C. The Commission's review of an application by Respondent to resume appearing or practicing before the Commission may include consideration of, in addition to the matters referenced above, any other matters relating to Respondent's character, integrity, professional conduct, or qualifications to appear or practice before the Commission.
By the Commission.
Jonathan B. Katz
1 Rule 102(e)(1) of the Commission's Rules of Practice, 17 C.F.R. §201.102(e), provides in pertinent part:
The Commission may censure a person or deny, temporarily or permanently, the privilege of appearing or practicing before it in any way to any person who is found by the Commission after notice and opportunity for a hearing in the matter . . . to have engaged in . . . improper professional conduct.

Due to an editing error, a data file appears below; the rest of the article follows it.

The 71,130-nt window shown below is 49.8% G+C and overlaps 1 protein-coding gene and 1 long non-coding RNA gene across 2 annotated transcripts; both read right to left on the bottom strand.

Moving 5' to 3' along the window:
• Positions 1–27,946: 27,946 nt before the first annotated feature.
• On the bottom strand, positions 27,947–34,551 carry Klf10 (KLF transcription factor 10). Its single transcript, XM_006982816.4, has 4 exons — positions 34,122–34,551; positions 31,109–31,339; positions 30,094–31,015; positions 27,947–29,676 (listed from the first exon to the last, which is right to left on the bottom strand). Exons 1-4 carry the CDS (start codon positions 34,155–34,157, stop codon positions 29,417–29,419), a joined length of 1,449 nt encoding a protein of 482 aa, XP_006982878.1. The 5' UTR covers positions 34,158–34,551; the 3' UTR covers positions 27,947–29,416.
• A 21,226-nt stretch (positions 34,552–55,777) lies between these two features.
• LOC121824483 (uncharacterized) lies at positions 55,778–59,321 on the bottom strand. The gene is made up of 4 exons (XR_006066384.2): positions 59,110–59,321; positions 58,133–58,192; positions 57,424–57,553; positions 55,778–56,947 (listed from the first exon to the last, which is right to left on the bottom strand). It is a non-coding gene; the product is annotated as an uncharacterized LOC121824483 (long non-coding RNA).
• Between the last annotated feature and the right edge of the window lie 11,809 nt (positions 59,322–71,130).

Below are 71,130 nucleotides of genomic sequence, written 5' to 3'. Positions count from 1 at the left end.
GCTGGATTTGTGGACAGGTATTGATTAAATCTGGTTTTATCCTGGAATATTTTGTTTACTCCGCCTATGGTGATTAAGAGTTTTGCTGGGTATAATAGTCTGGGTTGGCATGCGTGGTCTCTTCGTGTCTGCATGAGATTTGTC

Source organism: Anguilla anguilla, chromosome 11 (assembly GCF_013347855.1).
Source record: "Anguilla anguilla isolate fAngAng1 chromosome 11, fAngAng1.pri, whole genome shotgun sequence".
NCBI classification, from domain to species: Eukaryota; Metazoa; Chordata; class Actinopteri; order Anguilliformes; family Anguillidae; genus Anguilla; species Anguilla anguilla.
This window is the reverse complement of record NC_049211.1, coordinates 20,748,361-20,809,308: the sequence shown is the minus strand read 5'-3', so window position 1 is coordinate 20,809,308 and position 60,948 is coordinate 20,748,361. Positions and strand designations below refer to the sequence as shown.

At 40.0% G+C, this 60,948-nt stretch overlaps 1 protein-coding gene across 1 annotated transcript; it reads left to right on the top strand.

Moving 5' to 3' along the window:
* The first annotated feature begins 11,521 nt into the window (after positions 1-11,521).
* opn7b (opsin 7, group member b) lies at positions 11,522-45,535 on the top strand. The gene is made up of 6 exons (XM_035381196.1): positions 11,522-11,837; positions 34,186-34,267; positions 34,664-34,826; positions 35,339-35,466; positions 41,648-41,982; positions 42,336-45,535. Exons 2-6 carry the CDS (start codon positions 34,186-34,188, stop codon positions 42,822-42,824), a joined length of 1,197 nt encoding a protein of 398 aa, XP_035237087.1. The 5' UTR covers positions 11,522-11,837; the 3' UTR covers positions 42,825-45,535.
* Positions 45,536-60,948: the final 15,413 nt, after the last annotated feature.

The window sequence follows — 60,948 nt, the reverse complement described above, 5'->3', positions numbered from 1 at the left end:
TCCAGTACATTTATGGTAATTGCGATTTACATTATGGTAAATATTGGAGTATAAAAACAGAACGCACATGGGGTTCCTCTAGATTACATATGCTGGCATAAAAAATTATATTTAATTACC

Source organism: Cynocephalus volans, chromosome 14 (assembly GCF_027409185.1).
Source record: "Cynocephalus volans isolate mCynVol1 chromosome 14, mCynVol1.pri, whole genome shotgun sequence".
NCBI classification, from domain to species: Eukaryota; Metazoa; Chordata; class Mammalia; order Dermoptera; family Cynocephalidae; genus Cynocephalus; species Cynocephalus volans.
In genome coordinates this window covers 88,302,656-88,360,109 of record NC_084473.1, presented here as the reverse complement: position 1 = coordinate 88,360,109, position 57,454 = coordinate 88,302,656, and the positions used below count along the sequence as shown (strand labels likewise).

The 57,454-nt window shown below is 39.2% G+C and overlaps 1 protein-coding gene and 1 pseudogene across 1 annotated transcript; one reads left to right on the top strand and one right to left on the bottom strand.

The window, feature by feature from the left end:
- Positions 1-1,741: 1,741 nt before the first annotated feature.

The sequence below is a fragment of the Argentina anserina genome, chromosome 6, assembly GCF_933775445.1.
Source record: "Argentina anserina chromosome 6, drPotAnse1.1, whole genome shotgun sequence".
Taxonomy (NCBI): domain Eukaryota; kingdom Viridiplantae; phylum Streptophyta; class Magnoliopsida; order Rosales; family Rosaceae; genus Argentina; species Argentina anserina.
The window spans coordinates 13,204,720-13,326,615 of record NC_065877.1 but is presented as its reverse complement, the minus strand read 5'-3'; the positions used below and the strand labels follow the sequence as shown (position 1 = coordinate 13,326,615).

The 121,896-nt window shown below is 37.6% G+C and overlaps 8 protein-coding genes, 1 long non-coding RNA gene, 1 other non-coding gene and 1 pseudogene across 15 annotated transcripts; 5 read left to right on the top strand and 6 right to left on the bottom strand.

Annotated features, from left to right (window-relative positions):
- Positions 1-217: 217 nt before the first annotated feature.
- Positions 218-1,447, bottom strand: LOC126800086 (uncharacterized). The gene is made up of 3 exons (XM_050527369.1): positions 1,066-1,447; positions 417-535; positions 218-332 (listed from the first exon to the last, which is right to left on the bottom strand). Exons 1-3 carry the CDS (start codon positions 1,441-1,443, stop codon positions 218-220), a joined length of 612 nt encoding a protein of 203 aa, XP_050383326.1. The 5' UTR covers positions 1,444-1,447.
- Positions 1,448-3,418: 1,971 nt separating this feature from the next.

2 The findings herein are not binding on anyone other than Clancy.
3 No other professionals in the firm were involved in the audits in question.
4 CEC has not filed a Form 10-K annual report for the fiscal year ended March 31, 1998 or the fiscal year ended March 31, 1999.
5 On September 28, 1999, the Commission filed a securities fraud action in the United States District Court for the District of Columbia against CEC and its two officers. The Commission's complaint charged all defendants with fraud violations under Section 17(a) of the Securities Act of 1933, Section 10(b) of the Exchange Act, and Exchange Act Rule 10b-5. It further charged CEC with violating the reporting and bookkeeping provisions of Exchange Act Section 13 and the rules thereunder, and CEC's two officers with falsifying books and records and failing to implement internal accounting controls in violation of Exchange Act Section 13(b)(5) and Exchange Act Rule 13b2-1. The Commission is seeking permanent injunctions against all defendants, a restatement of past financial statements and the prompt filing of current information by C.E.C., civil penalties against CEC's two officers, and an order prohibiting the officers from serving as directors or officers of any public companies.
6 OTS was audited by an auditor unrelated to Clancy.